Why is Pool Safety Important?
As visions of summer vacation dance in the minds of kids, parents, and teachers, it’s time to either start preparing your backyard pool for the flocks of neighborhood children or to renew that expired pool membership!
Before you take that first plunge into the deep end, however, it’s important to take a moment to reflect on the importance of pool safety. According to the Centers for Disease Control, “Drownings are a leading cause of injury death for young children ages 1 to 14, and three children die every day as a result of drowning. In fact, drowning kills more children 1 to 4 than anything else except birth defects.”
In a ten-year period from 2005-2014, there were an average of 3,536 drowning deaths in the United States each year. That’s more than 10 deaths per day!
Tip #1: Make Sure Your Poolside Guests Know How to Swim!
May is National Water Safety Month and we think it’s the perfect time to enroll your child in swim lessons. Here’s a statistic we can get behind: the CDC estimates that the risk of drowning is decreased by nearly 90% when young children take swimming lessons. Naturally, grown-ups and teens can benefit from refresher courses, First Aid classes, CPR certification, or lifeguarding classes. Check out your local Parks & Recreation schedule or try a nearby YMCA or Red Cross.
Tip #2: Invest in Personal Flotation Devices and Life Saving Equipment
If you have a pool, you need personal flotation devices and life-saving equipment. We recommend that all non-swimmers wear a U.S. Coast Guard-approved life jacket or personal flotation device—even in the shallow end! We agree, those little donut-shaped swimmies and dinosaur floaties are super cute and noodles are tons of fun, but they’re not designed to prevent drowning.
Tip #3: Know the Signs of Drowning and Secondary Drowning
Contrary to every splashy Hollywood movie ever released, a person who is drowning probably won’t wave their hands in the air and cry desperately for help. They’ll be too busy trying to breathe to use that precious oxygen for shouting. More often than not, death by drowning is silent, so keep your eyes and your ears open.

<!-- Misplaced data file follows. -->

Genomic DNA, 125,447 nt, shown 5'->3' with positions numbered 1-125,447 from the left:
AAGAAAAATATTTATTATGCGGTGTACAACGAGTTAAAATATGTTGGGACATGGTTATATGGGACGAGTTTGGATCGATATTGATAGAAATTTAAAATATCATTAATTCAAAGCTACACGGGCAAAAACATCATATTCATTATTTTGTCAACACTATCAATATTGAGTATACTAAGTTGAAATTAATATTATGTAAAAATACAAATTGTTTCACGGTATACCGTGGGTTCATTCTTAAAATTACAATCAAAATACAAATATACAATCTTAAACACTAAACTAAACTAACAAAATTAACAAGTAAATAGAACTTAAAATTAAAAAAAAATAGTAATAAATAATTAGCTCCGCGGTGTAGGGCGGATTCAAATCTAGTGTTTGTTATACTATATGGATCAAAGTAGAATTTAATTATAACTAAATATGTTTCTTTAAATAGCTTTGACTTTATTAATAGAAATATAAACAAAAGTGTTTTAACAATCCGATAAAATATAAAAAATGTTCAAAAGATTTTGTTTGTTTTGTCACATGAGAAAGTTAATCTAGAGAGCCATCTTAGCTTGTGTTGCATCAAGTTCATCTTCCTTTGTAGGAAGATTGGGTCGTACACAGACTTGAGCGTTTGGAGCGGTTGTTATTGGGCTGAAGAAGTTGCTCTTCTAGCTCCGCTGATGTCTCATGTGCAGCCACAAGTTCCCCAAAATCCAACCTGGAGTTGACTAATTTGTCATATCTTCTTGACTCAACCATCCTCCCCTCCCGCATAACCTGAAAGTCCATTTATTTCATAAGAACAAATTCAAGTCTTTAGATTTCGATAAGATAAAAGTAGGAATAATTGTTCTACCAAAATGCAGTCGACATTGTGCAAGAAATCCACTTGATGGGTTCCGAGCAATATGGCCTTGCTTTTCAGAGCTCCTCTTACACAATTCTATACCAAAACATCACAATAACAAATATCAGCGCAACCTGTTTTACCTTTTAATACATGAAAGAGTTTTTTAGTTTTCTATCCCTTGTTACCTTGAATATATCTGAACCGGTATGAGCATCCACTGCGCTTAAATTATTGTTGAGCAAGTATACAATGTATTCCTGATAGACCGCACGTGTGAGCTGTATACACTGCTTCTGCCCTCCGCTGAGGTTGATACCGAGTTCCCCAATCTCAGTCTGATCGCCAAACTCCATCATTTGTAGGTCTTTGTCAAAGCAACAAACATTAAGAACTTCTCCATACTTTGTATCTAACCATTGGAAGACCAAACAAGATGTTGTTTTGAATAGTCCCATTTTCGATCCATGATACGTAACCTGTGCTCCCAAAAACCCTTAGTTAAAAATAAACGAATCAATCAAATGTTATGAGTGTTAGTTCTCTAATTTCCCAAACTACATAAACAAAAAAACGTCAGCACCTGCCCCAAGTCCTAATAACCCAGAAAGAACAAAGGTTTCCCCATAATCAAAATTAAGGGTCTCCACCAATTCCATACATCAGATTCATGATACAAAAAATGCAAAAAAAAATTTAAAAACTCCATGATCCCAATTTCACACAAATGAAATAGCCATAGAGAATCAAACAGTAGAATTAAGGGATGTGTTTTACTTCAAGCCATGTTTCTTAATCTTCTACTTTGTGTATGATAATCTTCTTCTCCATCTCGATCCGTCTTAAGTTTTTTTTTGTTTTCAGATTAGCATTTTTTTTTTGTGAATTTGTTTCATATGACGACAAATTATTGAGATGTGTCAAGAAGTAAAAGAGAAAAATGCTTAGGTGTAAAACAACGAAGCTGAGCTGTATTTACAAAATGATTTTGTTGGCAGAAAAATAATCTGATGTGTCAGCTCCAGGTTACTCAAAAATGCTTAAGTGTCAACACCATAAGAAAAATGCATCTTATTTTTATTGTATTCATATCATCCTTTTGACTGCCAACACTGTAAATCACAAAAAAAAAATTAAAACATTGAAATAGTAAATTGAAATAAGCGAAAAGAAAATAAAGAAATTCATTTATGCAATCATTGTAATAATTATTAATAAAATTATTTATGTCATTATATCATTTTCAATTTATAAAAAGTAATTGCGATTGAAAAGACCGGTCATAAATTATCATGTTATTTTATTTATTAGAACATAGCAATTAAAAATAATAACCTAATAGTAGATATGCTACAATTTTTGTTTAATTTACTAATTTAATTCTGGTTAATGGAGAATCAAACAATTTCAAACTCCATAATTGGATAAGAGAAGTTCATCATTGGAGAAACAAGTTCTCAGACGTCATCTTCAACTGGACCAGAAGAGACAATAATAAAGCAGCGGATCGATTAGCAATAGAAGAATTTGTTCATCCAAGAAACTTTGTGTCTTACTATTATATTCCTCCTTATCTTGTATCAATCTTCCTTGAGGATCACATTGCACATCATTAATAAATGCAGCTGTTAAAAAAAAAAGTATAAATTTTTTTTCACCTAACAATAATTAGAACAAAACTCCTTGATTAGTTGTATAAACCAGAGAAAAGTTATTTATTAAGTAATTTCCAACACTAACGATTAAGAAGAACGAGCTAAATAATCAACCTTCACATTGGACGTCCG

Drowning Warning Signs
If your guest has gone silent and still in the water, check in and ask them to respond verbally. If the person is unable to respond, or their expression is blank, get them out of the water immediately!
Symptoms of Dry (or Secondary) Drowning
Dry drowning, or secondary drowning is also a very real danger. The American Osteopathic Association writes: “Dry and secondary drowning can occur after inhaling water through the nose or mouth. In cases of dry drowning, the water triggers a spasm in the airway, causing it to close up and impact breathing. Unlike dry drowning, delayed or secondary drowning occurs when swimmers have taken water into their lungs. The water builds up over time, eventually causing breathing difficulties.”
Tip # 4: Designate a “Lifeguard”
If you’re hosting a pool party, hiring a lifeguard may seem equal parts excessive and over-cautious, but it may be worth considering. First Aid and poolside CPR-certified lifeguards typically earn $10-15 an hour and are worth every penny in peace of mind. For smaller, family affairs, be sure to select a strong swimmer who is also CPR or First Aid certified as your designated watcher.
Tip #5: Invest in a First Aid Kit and an AED
There’s a reason why so many states have passed AED Legislation mandating the placement of AEDs in schools and sporting facilities. For a victim of Sudden Cardiac Arrest (SCA), an AED can be a lifesaver. AEDs are designed for use in a variety of adverse conditions.
If you need to use an AED on someone who has been swimming or has recently been pulled from the pool, remove any clothing and dry his or her chest as thoroughly as possible. Be sure there are no puddles around you, the patient, or the AED. Apply the pads and follow the device’s voice prompts. Every AED cautions responders and bystanders to stand clear of the patient.
Tip # 6: Pick a Swim Buddy!
Younger kids should have always have a swim buddy! Make sure your young swimmers can identify their swimming buddy and encourage clear communication. Even with the buddy system in place, never leave children unattended in the pool.
Tip # 7: Safety First!
You should check your local ordinances to make sure that your pool enclosure is in compliance with local regulations. Always securely lock your pool area when you’re not using it. And finally, make sure that you have access to a phone (preferably a water-resistant one) at all times in the case of an emergency.
Tip #8: Jump On In! (Feet-first, of Course!)
Diving headfirst into swimming pool can result in serious injury or death. Teach children how to jump into a pool feet-first and away from the pool’s concrete edge. Cannonballs are encouraged!